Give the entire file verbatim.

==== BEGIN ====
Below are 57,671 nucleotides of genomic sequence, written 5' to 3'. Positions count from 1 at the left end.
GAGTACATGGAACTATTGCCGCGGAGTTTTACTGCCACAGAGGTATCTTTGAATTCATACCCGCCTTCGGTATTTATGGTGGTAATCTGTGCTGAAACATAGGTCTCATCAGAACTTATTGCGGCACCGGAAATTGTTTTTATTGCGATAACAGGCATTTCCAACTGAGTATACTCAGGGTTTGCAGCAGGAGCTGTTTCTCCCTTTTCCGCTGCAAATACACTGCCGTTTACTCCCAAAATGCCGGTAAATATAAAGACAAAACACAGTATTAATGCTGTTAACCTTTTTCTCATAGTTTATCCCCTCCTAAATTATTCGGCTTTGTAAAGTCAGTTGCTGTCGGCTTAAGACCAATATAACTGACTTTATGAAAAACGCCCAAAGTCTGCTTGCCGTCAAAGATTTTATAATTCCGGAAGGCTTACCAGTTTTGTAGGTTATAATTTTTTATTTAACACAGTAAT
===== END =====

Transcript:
Below are 57,671 nucleotides of genomic sequence, written 5' to 3'. Positions count from 1 at the left end.
GAGTACATGGAACTATTGCCGCGGAGTTTTACTGCCACAGAGGTATCTTTGAATTCATACCCGCCTTCGGTATTTATGGTGGTAATCTGTGCTGAAACATAGGTCTCATCAGAACTTATTGCGGCACCGGAAATTGTTTTTATTGCGATAACAGGCATTTCCAACTGAGTATACTCAGGGTTTGCAGCAGGAGCTGTTTCTCCCTTTTCCGCTGCAAATACACTGCCGTTTACTCCCAAAATGCCGGTAAATATAAAGACAAAACACAGTATTAATGCTGTTAACCTTTTTCTCATAGTTTATCCCCTCCTAAATTATTCGGCTTTGTAAAGTCAGTTGCTGTCGGCTTAAGACCAATATAACTGACTTTATGAAAAACGCCCAAAGTCTGCTTGCCGTCAAAGATTTTATAATTCCGGAAGGCTTACCAGTTTTGTAGGTTATAATTTTTTATTTAACACAGTAAT